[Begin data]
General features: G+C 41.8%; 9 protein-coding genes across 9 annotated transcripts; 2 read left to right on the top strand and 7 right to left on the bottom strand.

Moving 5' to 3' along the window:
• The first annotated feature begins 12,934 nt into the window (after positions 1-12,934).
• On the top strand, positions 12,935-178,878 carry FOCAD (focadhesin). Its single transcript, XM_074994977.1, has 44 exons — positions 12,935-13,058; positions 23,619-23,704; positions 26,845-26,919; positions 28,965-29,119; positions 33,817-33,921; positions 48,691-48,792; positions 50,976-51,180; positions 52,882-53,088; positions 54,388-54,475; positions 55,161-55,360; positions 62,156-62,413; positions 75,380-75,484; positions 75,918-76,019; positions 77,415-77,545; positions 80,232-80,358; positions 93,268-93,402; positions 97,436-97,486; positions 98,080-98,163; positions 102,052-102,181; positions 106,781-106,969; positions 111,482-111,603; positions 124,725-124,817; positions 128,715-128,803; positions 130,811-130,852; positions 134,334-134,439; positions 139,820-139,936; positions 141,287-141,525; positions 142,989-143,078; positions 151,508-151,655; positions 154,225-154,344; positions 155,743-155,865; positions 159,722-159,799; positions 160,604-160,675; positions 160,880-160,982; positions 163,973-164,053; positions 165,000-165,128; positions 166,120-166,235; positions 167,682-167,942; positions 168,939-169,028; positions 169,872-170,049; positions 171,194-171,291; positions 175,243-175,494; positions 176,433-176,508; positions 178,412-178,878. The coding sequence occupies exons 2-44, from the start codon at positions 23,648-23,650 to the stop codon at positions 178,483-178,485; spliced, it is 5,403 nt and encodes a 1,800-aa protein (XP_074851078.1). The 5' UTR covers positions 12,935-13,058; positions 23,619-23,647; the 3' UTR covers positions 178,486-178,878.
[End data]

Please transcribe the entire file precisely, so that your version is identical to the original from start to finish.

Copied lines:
General features: G+C 41.8%; 9 protein-coding genes across 9 annotated transcripts; 2 read left to right on the top strand and 7 right to left on the bottom strand.

Moving 5' to 3' along the window:
• The first annotated feature begins 12,934 nt into the window (after positions 1-12,934).
• On the top strand, positions 12,935-178,878 carry FOCAD (focadhesin). Its single transcript, XM_074994977.1, has 44 exons — positions 12,935-13,058; positions 23,619-23,704; positions 26,845-26,919; positions 28,965-29,119; positions 33,817-33,921; positions 48,691-48,792; positions 50,976-51,180; positions 52,882-53,088; positions 54,388-54,475; positions 55,161-55,360; positions 62,156-62,413; positions 75,380-75,484; positions 75,918-76,019; positions 77,415-77,545; positions 80,232-80,358; positions 93,268-93,402; positions 97,436-97,486; positions 98,080-98,163; positions 102,052-102,181; positions 106,781-106,969; positions 111,482-111,603; positions 124,725-124,817; positions 128,715-128,803; positions 130,811-130,852; positions 134,334-134,439; positions 139,820-139,936; positions 141,287-141,525; positions 142,989-143,078; positions 151,508-151,655; positions 154,225-154,344; positions 155,743-155,865; positions 159,722-159,799; positions 160,604-160,675; positions 160,880-160,982; positions 163,973-164,053; positions 165,000-165,128; positions 166,120-166,235; positions 167,682-167,942; positions 168,939-169,028; positions 169,872-170,049; positions 171,194-171,291; positions 175,243-175,494; positions 176,433-176,508; positions 178,412-178,878. The coding sequence occupies exons 2-44, from the start codon at positions 23,648-23,650 to the stop codon at positions 178,483-178,485; spliced, it is 5,403 nt and encodes a 1,800-aa protein (XP_074851078.1). The 5' UTR covers positions 12,935-13,058; positions 23,619-23,647; the 3' UTR covers positions 178,486-178,878.